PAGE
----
[ASC-list] Fwd: A science communication challenge austscicomm13.bloodnok at recursor.net exclusive)

Philip Dooley phildooley at gmail.com
Tue Dec 10 03:14:56 UTC 2013


Good point adam!

If you had eyes like a cat, whcih can see infra-red radiation, you
couldnstill see yourself with the lights off, because your body heat means
you give out infra red rqdiqtion, to a cat you  glow with heat.
P
On Dec 10, 2013 2:08 PM, "Adam Selinger" <
aselinger at childrensdiscovery.org.au> wrote:

> Hey - so if "light is coming from your nose to the mirror and then back to
> your eyes..." can you still see yourself if you turn off the bathroom light
> and cover the windows?
>
> Point is that light has to *first* come from a source (sun, globe), then
> bounce off your nose (so there's some absorption/reflection here), to the
> mirror and back to your eyes....??
>
> I've just completed 10 days of running a Kaleidoscope workshop, and been
> talking mirrors...
>
> Adam
> ------------------------------
> Date: Tue, 10 Dec 2013 13:45:10 +1100
> From: phildooley at gmail.com
> To: info at writingclearscience.com.au; asc-list at lists.asc.asn.au
> Subject: Re: [ASC-list] Fwd: A science communication challenge
> austscicomm13.bloodnok at recursor.net exclusive)
>
> Hi Marina
> I'm really keen to answer this, but  my intefnet is too flaky so far so
> I'll do a brief one and you can send the 'but why?' follow on quecstions
> later.
> Light is little bunches of waves of energy coming from the thing you are
> looking at into your eye. A mirror works by bouncing the light a bit like
> how waves in the bath bounce off the edge of the bath... if you look at
> your nose in the mirror, light is coming from your nose to thd mirror and
> then back into your eyes. The trick is your brain expects light to travel
> in a straight line, so when nose shaped light comes into your eye from the
> diretion of the mirror, it says, ah ha, there is a nose ovef there behind
> the mirror. Silly brain!
> Because the waves that light is made of are very small, the surface needs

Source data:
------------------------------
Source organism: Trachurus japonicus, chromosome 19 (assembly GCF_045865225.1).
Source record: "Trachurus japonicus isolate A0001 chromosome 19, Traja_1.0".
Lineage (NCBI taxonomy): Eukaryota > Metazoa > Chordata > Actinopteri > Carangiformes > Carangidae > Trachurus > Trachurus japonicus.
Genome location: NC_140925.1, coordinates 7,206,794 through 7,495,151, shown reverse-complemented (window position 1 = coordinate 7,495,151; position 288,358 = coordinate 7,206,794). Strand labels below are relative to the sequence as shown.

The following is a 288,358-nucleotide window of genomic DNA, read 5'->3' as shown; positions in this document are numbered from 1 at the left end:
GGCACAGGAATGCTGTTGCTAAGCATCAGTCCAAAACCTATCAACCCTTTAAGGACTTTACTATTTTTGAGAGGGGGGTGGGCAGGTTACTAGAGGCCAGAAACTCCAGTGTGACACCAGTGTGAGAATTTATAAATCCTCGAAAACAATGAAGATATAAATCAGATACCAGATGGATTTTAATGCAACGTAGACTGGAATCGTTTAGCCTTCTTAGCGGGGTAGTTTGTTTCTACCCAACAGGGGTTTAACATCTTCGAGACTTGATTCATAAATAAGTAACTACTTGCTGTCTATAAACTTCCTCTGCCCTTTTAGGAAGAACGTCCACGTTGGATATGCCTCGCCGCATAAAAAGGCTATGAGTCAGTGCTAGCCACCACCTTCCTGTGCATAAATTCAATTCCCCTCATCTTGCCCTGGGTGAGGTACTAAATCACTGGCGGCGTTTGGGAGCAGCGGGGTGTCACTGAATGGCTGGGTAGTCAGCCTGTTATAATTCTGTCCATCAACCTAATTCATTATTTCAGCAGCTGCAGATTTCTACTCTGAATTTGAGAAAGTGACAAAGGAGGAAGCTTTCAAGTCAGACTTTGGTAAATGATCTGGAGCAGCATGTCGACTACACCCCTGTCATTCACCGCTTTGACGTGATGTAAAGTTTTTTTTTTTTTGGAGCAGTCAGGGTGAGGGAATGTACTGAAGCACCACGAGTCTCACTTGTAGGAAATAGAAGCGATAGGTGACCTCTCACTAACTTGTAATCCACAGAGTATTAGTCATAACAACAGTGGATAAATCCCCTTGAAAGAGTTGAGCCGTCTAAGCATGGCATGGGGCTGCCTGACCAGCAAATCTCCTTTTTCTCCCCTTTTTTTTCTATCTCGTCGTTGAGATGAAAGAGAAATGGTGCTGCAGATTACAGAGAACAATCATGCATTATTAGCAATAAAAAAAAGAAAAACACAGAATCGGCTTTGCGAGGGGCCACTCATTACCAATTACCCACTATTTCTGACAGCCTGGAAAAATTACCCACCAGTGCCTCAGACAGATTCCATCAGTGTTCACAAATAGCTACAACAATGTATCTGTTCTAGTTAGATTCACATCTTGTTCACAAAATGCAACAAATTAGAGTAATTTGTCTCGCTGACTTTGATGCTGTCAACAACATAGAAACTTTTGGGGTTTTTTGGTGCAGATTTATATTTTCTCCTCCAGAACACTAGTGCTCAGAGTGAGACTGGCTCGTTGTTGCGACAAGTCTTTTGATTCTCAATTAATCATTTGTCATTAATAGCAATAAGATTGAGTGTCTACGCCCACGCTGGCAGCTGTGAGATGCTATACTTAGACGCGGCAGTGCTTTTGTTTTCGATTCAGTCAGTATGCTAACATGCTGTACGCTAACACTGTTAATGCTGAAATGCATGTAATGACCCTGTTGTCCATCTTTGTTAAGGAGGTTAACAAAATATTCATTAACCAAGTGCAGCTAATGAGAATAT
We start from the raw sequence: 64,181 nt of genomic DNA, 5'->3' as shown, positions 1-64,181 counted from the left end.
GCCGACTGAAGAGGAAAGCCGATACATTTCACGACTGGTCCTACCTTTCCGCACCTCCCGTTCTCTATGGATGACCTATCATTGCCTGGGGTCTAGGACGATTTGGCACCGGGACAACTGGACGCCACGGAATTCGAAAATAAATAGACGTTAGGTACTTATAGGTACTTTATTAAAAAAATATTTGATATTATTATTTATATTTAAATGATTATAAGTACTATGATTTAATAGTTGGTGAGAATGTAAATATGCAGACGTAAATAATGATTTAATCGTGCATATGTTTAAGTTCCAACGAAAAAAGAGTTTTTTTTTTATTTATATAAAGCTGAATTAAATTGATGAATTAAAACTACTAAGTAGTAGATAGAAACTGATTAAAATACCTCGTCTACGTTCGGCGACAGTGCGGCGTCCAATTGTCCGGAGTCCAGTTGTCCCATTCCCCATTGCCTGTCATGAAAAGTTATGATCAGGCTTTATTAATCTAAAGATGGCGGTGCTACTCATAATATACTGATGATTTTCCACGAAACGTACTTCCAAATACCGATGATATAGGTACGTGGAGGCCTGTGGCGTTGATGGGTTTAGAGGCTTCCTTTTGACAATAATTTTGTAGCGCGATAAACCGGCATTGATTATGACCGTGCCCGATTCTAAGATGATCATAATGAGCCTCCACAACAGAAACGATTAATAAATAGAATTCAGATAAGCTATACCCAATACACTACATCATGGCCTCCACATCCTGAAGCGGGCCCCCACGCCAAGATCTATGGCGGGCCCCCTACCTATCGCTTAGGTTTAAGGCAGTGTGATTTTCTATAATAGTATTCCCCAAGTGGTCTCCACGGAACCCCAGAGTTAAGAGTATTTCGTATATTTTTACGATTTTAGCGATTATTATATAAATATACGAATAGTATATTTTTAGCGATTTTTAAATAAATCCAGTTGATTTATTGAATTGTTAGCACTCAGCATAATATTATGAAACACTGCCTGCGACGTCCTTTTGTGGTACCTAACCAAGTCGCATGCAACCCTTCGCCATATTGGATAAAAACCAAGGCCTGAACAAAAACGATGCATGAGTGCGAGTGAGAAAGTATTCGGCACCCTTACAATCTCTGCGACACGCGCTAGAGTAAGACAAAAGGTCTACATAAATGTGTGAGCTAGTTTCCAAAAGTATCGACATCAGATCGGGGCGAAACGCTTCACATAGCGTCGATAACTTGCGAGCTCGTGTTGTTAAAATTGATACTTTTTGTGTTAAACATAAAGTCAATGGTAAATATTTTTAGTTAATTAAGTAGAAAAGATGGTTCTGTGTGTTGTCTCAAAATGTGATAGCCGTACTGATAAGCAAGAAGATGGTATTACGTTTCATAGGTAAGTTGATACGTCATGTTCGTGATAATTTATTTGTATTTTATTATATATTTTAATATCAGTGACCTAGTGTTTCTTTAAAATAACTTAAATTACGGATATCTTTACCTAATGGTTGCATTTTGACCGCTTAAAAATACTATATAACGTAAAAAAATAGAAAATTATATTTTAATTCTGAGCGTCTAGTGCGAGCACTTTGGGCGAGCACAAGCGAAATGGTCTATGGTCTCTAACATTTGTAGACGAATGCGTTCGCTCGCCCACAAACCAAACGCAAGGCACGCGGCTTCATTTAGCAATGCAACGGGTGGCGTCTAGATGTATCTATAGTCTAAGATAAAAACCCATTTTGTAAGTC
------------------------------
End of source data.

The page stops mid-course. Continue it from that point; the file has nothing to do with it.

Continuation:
> to be very smooth so that the waves don't get all messed up. Like bouncing
> a ball off a wall, if the wall is not smooth, for example corrugated iron,
> then the ball would not come back in the direction you expect. So in rough
> surface a face might get all mixed up, in the christmas ball reflection,
> because some light from your nose bounces at the wrong angle and mixes up
> with some light from your nose and your cheek, so it blurs into a bit of a
> smudge.
> Hope this makes sense...
> Phil
>
> On Dec 10, 2013 9:58 AM, "Marina Hurley" <info at writingclearscience.com.au>
> wrote:
>
>
> Thanks for the comments and advice (both off and on list).
>
> It is a good principle that if you can explain something to a four year
> old, you can explain it to anyone. Yes we need more school teachers! Would
> someone with a background in quantum electrodynamics be a good teacher of
> pre-school children? Different people can teach in different ways. Also a
> parent is always a teacher bringing different skills to the process. I
> worked as a research scientist for 20 years (zoology and ecology) and my
> son was eight while I was doing my PhD (on stinging trees) and I really
> enjoyed explaining how plants and animals work. However physics is not my
> background and I struggle with the concept of explaining how a mirror works
> to my grandson because I don't really know myself.
>
> Over the weekend we chose some xmas tree baubles and talked about the
> difference between the shiny one and how it worked better as a mirror than
> the opaque red one and we also talked about how come mirrors dont work at
> night. He enjoyed the conversation but I felt that I hadn't answered his
> question sufficiently. My xmas holiday project perhaps.